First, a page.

- © The Mineralogical Society Of America
Minerals in the barite (BaSO4)–celestine (SrSO4) solid solution series, (Ba,Sr)SO4, occur in a remarkably diverse range of sedimentary, metamorphic, and igneous geological environments which span geological time from the Early Archean (~3.5 Ga) to the present. The purpose of this chapter is to review: (1) the controls on the chemical and isotopic composition of barite and celestine and (2) the geological environments in which these minerals form. Some health risks are associated with barite, and these are discussed near the end of this chapter.
Although complete solid solution exists between BaSO4 and SrSO4 most representatives of the series are either distinctly Ba-rich or Sr-rich. Hence, it is convenient to use the term barite to refer to not only the stochiometric BaSO4 endmember but also to those (Ba,Sr)SO4 solid solutions dominated by Ba. Similarly, the term celestine will refer here not only to the stoichiometric SrSO4 endmember but to solid solutions dominated by Sr. Such usage is in accord with standard mineral nomenclature. The Committee on Mineral Names and Nomenclature of the International Mineralogical Association recognizes “celestine” as the official name for SrSO4. However, the name “celestite” is still commonly used in the literature.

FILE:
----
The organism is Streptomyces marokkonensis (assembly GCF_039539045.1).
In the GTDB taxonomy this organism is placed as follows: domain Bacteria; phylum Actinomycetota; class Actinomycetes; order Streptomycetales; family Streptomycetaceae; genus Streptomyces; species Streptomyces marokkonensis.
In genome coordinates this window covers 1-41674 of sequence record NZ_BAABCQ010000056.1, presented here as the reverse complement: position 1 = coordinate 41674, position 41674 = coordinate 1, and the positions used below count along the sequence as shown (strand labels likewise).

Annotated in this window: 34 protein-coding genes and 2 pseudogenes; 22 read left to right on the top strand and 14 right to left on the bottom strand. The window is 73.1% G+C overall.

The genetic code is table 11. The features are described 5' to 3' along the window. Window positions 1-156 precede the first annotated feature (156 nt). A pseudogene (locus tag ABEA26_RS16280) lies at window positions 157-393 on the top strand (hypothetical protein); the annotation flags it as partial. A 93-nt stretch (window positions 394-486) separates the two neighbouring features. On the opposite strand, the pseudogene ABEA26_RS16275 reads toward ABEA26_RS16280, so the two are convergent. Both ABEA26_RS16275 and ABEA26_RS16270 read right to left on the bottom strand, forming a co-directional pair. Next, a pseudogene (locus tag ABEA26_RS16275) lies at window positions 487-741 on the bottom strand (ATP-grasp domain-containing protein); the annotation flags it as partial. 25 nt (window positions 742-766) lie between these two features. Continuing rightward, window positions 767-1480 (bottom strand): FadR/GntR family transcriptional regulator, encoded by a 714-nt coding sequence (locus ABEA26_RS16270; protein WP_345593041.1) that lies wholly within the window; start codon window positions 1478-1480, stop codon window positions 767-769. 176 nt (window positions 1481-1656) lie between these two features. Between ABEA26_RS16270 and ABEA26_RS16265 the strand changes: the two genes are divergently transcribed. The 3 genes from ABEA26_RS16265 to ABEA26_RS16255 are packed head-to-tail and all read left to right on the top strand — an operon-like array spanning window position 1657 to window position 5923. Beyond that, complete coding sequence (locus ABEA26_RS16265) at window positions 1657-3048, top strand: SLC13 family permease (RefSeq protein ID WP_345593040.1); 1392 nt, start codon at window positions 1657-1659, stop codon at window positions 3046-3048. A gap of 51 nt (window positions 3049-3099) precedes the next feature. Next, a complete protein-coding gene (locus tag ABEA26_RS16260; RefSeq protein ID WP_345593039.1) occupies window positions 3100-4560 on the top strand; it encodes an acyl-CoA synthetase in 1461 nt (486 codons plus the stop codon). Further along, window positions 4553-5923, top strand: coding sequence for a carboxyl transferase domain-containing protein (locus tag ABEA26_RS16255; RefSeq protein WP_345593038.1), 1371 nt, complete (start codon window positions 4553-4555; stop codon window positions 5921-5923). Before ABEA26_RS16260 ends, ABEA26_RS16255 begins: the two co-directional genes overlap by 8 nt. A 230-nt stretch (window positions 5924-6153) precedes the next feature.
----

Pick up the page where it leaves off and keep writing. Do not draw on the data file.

Geological significance of barite and celestine
Most of the barite which exists in the Earth’s crust has formed through the mixing of fluids, one containing Ba leached from silicate minerals, and the other an oxidized shallow fluid, such as seawater, which contains sulfate. Large deposits of barite represent areas of focused fluid flow and mineral precipitation and thus aid in the reconstruction of the hydrogeologic history of the Earth’s crust. The stability of barite is redox sensitive, and the presence or absence of this mineral helps to constrain interpretation of paleoredox conditions. Pelagic barite, the precipitation of which is biologically mediated, may …